Many others have noted the drivel emanating from our secretary of state — the platitudinous phrases, the double talk, and the insulation from reality. But it is also correct that we should not be surprised any longer:

In a way, you can’t blame her for her haplessness, secretarially speaking. Her own experience with matters foreign—being “shot at” by Bosnian “snipers,” for one, or, for another, kissing Suha Arafat while Mrs. Arafat’s blood-soaked husband was shoveling the untold millions he’d stolen from his miserable flock into Swiss bank accounts—has been somewhat . . . insubstantial. And in any case, she’s not exactly in charge. The Obamic foreign policy, such as it is, seems to be being formulated and conducted as much (maybe more?) from the West Wing as from Foggy Bottom, and by people even less familiar with the issues than she, who’ve done almost nothing in their lives but run political campaigns—and that’s in Chicago, where a little cold hard cash and some cold stiff bodies voting at graveyard polling stations can get anyone elected—and who are still in essence running a campaign today, though they call it a presidency.

She has declared that “ideology is so yesterday.” But so too is a sense of realism — yes, a true sense of who it is we face in the world, what motivates friends and foes, and what experience has taught us. No wonder the Obami are always “surprised” or “deeply disappointed” or “puzzled.” If you have historical amnesia, every day is a new one, and rebuffs, defeats, and dead ends come as surprises, disappointments, and puzzles.

The Obami, of course, dug themselves a deep hole by repudiating, or trying to repudiate, everything the Bush administration had tried. If the Bush team cultivated a close and productive relationship with Israel, they’d take a different tact. If the Bush administration forged bonds with Eastern Europe and extended our missile defense program, by gosh the Obami wouldn’t have any of that. If George W. Bush spoke movingly about human rights and met with dissidents, the Obami wouldn’t go there. It’s hard to be both reflexively rejectionist and ideology-free, isn’t it?

But the fault surely resides in the West Wing. Obama is a prisoner of so much ideology, it’s hard to keep track. There’s his blind faith in multilateralism. There’s his infatuation with the Left’s notion that an American groveling deficiency is at the root of “misunderstandings” with the “Muslim World.” And let’s not forget the “if we disarm, surely the despotic regimes will” hooey.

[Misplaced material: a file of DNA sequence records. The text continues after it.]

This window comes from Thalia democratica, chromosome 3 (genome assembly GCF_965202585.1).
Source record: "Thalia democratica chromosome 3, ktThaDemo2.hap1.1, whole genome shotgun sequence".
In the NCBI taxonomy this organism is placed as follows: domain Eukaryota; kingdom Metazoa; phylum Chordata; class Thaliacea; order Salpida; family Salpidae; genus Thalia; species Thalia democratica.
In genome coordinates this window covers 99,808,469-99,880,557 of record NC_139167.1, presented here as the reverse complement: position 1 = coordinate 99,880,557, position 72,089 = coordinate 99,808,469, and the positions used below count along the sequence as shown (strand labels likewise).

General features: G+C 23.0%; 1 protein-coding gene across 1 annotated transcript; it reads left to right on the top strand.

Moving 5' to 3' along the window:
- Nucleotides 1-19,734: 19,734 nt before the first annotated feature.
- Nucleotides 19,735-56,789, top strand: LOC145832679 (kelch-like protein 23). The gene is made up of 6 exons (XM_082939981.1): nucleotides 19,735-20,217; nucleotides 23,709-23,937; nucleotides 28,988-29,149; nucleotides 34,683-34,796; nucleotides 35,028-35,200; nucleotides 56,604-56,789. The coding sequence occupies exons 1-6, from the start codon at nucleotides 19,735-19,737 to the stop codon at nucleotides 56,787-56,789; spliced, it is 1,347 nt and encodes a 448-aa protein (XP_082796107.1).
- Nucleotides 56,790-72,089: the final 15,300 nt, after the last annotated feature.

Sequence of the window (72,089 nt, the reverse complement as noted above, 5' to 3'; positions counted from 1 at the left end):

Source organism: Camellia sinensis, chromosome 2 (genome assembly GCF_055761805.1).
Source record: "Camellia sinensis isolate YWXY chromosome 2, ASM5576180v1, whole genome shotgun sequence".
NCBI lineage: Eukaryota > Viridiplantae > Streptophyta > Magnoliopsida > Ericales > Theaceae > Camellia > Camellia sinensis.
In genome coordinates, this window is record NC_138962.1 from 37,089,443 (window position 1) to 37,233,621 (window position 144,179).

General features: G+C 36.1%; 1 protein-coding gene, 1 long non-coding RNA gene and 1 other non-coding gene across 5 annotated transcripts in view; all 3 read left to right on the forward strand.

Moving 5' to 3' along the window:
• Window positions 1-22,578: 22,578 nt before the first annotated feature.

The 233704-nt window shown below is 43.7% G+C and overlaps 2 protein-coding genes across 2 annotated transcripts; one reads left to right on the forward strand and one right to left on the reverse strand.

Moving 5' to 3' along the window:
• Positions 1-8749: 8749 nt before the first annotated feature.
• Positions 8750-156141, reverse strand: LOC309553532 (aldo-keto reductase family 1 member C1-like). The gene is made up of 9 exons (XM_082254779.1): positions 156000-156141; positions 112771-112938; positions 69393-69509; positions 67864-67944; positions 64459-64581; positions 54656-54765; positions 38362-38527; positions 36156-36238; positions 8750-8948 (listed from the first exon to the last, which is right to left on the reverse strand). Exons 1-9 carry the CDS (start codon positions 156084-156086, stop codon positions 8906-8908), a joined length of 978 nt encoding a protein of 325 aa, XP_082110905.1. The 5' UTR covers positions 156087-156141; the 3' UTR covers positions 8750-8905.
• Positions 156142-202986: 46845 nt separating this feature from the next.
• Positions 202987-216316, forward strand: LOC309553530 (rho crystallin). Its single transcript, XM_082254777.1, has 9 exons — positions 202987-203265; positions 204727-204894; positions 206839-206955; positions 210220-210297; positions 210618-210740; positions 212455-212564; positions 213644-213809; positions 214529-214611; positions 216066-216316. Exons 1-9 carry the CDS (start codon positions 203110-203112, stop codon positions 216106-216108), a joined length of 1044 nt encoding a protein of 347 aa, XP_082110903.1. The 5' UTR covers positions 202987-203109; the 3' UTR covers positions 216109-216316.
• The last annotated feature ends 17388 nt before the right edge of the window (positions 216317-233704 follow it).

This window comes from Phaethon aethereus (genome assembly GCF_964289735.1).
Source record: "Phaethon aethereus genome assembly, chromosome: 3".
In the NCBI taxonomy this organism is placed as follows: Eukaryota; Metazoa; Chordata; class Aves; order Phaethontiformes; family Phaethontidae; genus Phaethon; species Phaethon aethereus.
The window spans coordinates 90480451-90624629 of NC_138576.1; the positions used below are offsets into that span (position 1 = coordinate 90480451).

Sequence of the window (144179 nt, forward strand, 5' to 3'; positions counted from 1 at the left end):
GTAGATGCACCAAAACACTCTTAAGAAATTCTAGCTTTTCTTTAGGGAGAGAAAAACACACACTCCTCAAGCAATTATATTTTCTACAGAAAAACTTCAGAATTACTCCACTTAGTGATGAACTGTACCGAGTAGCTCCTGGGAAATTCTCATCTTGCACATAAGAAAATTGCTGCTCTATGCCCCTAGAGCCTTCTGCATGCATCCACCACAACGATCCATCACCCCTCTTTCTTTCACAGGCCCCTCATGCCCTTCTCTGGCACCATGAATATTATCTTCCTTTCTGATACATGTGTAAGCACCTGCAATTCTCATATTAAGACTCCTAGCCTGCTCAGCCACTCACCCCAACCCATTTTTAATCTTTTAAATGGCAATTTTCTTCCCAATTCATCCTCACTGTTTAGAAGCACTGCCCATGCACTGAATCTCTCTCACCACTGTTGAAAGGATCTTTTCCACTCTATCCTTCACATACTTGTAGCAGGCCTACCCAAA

Dispensing of this or that hapless adviser might improve matters at the margins. It would be nice to think that we have one administration figure who doesn’t appear foolish when encountering a real interviewer (e.g., Chris Wallace, Candy Crowley). But ultimately, there’s no substitute for a wise, savvy, and resolute president. Until we get one of those, it’s going to be a bumpy ride.

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The Real Culture War

Bret Stephens takes us through a parallel history in which 13 innocents were not butchered by the jihadist Major Nadal Hasan:

Suppose that on Nov. 4, 2009 — the day before he would open fire on his fellow soldiers at Fort Hood, killing 13 and wounding 30 — Major Nidal Malik Hasan had been arrested by military police and charged with intent to commit acts of terrorism. Where would his case stand today?

My guess: a public uproar, complete with exacting doubts about the strength of the evidence against him. This would be followed by sage lamentations about how a “Christianist” military had indicted a patriotic Muslim-American simply for having religious scruples about the justice of our wars. Further down the line one can imagine a Pentagon apology, a book contract, a speaking tour.

As others have remarked, Stephens expresses chagrin over the Army’s internal review of the Fort Hood incident, which appeared to dance around the real issue, namely how to identify and root out Islamic fundamentalists who want to kill their fellow servicemen. Stephens identifies part of the problem: “Melting-pot institutions like the U.S. military prefer not to dwell too much on the particulars of a soldier’s culture: Much of their purpose is to substitute personal belief with common standards of behavior. What a soldier might think about the afterlife is his own affair.”

But clearly there is fear of the political correctness and diversity lobbies. They, of course, raise a fuss and bring lawsuits whenever institutions try to focus on the people whom we should in fact be focusing on. And that is a problem that extends well beyond the Army. When the Army chief of staff declared that it would be a “greater tragedy if diversity became a casualty,” he was mouthing the same line as was dutifully repeated by the entire administration and much of the media. When the president declines to identify precisely who the “extremists” are and insists that we must prove our democratic bona fides to the “Muslim World” in order to assuage its grievances, it is safe to conclude that this is more than merely an Army problem. As Stephens puts it, “it is a failure, by people far more senior, to heed a more fundamental military command. It’s called Know Thine Enemy.”